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Sunk Cost Definition
A sunk cost is an expense that has been already done and cannot be recovered. It is also known as stranded cost or retrospective costs or unrecoverable expense. When sunk costs are higher it creates a wall to the entry of new firms since they risk huge losses if the companies decide to leave the market. Since these kinds of costs cannot be recovered or regained they shouldn’t be considered while making rational decisions.
Examples of Sunk Cost
Let us discuss a few examples of sunk costs:
- A company spends $50,000 on ma marketing study of its new product to see whether the new product will be a success in the market. The study concludes that the new product will not have a good run in the market. Then the $50,000 becomes a sunk cost and the company should not invest more in the new product project.
- A company invests $20,000 to provide training to its staff in the use of new technology in the office which will be used in taking new complaint requests. The technology while using could not handle the complaint volume and is often taking faulty requests so the company decides to discontinue their use. This training is taken as the sunk cost and should not be taken into consideration while decision making.
- A company pays $5000 as a joining bonus to a new recruit in the organization. After recruitment, it is seen that the employee’s performance is not up to the mark and he needs to be given the pink slip. Then this $5000 is taken as a sunk cost as this cost cannot be recovered.
- In today’s world companies use advertising to attract new potential customers as well as retain the older ones. They use the different type of media like print or audiovisual media to help in mass advertising. This advertising doesn’t promise any positive return but if the money is spent once on advertising and the advertising campaign is running then the advertising expenditures are called sunk costs.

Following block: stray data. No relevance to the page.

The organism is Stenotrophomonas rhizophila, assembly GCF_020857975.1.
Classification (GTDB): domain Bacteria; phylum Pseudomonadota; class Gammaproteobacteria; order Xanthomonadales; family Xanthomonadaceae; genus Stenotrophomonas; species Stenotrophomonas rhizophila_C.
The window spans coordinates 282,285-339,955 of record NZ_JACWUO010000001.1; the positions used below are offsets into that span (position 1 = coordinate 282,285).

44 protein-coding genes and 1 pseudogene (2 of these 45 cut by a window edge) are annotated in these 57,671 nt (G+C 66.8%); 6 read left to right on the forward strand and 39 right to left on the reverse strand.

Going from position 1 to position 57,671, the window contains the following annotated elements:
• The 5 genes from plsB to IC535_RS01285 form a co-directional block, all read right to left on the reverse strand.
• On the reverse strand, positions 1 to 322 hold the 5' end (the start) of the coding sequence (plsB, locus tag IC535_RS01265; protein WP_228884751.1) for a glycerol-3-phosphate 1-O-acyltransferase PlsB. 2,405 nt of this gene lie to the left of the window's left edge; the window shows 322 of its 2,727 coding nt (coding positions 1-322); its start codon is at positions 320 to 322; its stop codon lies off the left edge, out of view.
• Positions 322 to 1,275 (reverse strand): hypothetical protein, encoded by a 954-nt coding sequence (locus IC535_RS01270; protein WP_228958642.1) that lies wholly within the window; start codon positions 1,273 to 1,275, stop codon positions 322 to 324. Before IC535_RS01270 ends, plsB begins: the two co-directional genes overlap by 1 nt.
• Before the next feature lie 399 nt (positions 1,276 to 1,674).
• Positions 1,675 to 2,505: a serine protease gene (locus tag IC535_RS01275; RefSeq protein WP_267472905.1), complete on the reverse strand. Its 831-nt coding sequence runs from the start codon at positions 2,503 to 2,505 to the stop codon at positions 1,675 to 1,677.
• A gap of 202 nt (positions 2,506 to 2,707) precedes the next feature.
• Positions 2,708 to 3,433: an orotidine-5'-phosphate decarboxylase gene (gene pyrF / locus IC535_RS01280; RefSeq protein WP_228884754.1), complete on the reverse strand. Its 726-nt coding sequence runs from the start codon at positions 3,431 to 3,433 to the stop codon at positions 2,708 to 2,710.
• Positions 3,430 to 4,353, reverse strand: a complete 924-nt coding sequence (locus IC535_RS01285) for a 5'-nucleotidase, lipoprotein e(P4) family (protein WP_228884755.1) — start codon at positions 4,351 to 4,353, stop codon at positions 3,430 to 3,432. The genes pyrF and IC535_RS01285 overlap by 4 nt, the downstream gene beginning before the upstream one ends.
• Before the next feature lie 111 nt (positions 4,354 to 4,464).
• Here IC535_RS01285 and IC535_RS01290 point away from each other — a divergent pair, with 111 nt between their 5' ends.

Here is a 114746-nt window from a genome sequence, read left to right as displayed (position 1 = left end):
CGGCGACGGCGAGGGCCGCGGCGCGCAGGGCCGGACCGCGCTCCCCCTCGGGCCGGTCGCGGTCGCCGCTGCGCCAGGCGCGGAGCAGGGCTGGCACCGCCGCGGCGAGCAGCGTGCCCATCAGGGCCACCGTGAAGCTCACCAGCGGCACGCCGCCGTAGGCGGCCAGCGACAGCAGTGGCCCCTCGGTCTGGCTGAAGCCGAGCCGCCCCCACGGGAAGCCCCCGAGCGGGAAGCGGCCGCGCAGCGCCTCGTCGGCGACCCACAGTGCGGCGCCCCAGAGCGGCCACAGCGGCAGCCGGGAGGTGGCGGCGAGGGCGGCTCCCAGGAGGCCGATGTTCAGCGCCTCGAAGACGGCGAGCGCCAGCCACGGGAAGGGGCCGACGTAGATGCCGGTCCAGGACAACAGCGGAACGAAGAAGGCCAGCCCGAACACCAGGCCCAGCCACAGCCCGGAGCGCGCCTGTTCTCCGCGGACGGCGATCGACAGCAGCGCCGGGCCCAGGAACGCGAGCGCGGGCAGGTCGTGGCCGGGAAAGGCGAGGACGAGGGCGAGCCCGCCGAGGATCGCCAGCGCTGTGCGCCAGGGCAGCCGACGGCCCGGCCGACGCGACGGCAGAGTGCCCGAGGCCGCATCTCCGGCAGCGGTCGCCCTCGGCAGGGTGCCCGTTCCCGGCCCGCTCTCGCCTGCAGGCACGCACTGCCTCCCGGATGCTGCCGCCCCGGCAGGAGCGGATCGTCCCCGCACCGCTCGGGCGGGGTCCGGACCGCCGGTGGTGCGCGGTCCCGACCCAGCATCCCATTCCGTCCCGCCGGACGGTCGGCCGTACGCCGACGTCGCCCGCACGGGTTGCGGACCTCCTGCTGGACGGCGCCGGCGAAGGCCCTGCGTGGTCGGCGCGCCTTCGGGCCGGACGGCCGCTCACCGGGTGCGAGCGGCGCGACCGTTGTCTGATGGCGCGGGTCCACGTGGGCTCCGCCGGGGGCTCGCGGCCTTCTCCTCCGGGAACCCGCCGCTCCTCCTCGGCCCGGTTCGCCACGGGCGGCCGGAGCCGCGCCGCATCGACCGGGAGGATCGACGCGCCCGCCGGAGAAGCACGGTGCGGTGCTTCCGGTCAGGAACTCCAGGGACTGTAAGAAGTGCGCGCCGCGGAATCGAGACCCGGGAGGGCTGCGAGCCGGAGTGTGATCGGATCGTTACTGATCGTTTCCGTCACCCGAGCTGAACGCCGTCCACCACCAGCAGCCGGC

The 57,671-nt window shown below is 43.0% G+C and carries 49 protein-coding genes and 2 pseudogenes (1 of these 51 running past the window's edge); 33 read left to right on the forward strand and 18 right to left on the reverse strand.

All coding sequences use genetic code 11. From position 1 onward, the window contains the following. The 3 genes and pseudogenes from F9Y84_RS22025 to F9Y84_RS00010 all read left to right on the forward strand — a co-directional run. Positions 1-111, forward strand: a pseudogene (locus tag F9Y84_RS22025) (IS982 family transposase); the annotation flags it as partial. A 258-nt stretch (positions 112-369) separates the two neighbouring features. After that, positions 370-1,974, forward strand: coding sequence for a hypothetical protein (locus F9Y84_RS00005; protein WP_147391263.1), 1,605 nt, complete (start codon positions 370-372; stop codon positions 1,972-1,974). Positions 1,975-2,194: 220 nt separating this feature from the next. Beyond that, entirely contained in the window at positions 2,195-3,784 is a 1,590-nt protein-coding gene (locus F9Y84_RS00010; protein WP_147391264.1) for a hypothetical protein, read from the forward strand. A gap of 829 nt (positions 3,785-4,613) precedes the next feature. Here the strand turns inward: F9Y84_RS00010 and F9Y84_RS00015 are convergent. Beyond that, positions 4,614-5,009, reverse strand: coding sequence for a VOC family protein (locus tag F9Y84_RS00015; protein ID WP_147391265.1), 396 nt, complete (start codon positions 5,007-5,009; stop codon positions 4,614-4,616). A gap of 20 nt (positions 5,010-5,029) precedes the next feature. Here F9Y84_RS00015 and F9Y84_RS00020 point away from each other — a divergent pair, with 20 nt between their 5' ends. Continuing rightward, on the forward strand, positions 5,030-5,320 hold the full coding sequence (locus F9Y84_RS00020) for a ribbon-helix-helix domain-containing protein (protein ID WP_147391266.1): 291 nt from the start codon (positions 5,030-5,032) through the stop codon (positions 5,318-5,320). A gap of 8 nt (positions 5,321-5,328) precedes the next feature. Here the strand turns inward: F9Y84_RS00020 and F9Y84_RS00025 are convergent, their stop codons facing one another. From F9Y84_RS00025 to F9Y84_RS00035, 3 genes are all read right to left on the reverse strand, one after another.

- If a company dealing with a specialized product that they only offer purchases equipment then this purchase of equipment is considered as sunk cost fallacy this equipment cannot be sold in order to regain money.
- If a company hires an SEO specialist or marketing consultant to boost its business then they have to pay a service fee beforehand for the services provided by the consultant even before the work is done. The company does not have any provision to check the sunk cost effect of the services before the work is done and whether the consultant has made any positive difference to the business. This service fee then becomes a sunk cost fallacy since the money is spent already and it cannot be recovered even if the company dislikes the services of the marketing consultant or the SEO specialist.
What is Sunk Cost Fallacy?
Sunk cost fallacy happens when a business decides to continue its spending because of the pet decisions involved like time, money and resources instead of taking a rational decision and following choices which will maximize the returns in that time.
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- Sunk cost fallacy costs the business greater financial losses. It is human nature to think that once a cost has been made for a project or invested in a product it is better to invest more money even if the project or product is not a profitable one and is going to make losses.
- For example, many individuals order too much food and then they overeat just to get their money’s worth. When factoring the costs of any exchange people tend to focus more on what they are going to lose in the bargain than on what they stand to gain.
- Whenever businesses tend to cling to its costs because of the past time, money and resources already involved and take decisions based on that then this situation leads the business right into the sunk cost fallacy. This is also called Concorde fallacy describing it as an escalation of commitment.
Every organization faces the dilemma of sunk cost while decision making at some point. This costs cannot be avoided at any cost. Since these costs are in the past companies should not keep pouring money in these losses. Instead, companies must focus on the current market and ignore the previously spent costs. If there is no potential then they should stop investing and end the operations. We all don’t like losing money but letting go of the past in these situations can help in avoiding more losses in the future.
This has been a guide to what is Sunk Cost? Here we discuss top examples of Sunk costs and also, how sunk cost fallacy happens when a business decides to continue spending on its pet projects. You may learn more about accounting from the following articles –